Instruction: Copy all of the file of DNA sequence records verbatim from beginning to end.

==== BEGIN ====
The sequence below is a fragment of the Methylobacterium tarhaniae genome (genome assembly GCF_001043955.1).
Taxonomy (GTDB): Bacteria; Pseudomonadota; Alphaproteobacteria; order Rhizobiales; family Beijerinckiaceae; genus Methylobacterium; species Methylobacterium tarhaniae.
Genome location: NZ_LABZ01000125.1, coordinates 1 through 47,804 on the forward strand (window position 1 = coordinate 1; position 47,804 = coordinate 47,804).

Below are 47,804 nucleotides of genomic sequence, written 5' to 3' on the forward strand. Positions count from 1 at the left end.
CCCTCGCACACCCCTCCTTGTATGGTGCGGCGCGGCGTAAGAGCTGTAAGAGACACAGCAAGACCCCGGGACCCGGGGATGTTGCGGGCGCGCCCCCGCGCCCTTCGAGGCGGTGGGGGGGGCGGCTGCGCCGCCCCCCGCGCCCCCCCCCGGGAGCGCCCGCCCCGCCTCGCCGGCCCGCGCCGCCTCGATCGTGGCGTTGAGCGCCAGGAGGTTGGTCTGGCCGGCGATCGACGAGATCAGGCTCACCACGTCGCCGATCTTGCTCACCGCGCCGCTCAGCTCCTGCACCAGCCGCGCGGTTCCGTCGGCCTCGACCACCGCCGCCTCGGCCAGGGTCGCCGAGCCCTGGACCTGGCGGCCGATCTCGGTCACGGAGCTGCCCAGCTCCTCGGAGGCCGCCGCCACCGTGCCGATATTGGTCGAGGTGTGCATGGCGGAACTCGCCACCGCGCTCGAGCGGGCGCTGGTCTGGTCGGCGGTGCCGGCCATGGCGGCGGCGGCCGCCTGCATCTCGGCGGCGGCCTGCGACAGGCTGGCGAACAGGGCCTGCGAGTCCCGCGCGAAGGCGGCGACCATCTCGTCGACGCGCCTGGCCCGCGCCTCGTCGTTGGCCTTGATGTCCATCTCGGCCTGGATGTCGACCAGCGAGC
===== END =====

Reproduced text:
The sequence below is a fragment of the Methylobacterium tarhaniae genome (genome assembly GCF_001043955.1).
Taxonomy (GTDB): Bacteria; Pseudomonadota; Alphaproteobacteria; order Rhizobiales; family Beijerinckiaceae; genus Methylobacterium; species Methylobacterium tarhaniae.
Genome location: NZ_LABZ01000125.1, coordinates 1 through 47,804 on the forward strand (window position 1 = coordinate 1; position 47,804 = coordinate 47,804).

Below are 47,804 nucleotides of genomic sequence, written 5' to 3' on the forward strand. Positions count from 1 at the left end.
CCCTCGCACACCCCTCCTTGTATGGTGCGGCGCGGCGTAAGAGCTGTAAGAGACACAGCAAGACCCCGGGACCCGGGGATGTTGCGGGCGCGCCCCCGCGCCCTTCGAGGCGGTGGGGGGGGCGGCTGCGCCGCCCCCCGCGCCCCCCCCCGGGAGCGCCCGCCCCGCCTCGCCGGCCCGCGCCGCCTCGATCGTGGCGTTGAGCGCCAGGAGGTTGGTCTGGCCGGCGATCGACGAGATCAGGCTCACCACGTCGCCGATCTTGCTCACCGCGCCGCTCAGCTCCTGCACCAGCCGCGCGGTTCCGTCGGCCTCGACCACCGCCGCCTCGGCCAGGGTCGCCGAGCCCTGGACCTGGCGGCCGATCTCGGTCACGGAGCTGCCCAGCTCCTCGGAGGCCGCCGCCACCGTGCCGATATTGGTCGAGGTGTGCATGGCGGAACTCGCCACCGCGCTCGAGCGGGCGCTGGTCTGGTCGGCGGTGCCGGCCATGGCGGCGGCGGCCGCCTGCATCTCGGCGGCGGCCTGCGACAGGCTGGCGAACAGGGCCTGCGAGTCCCGCGCGAAGGCGGCGACCATCTCGTCGACGCGCCTGGCCCGCGCCTCGTCGTTGGCCTTGATGTCCATCTCGGCCTGGATGTCGACCAGCGAGC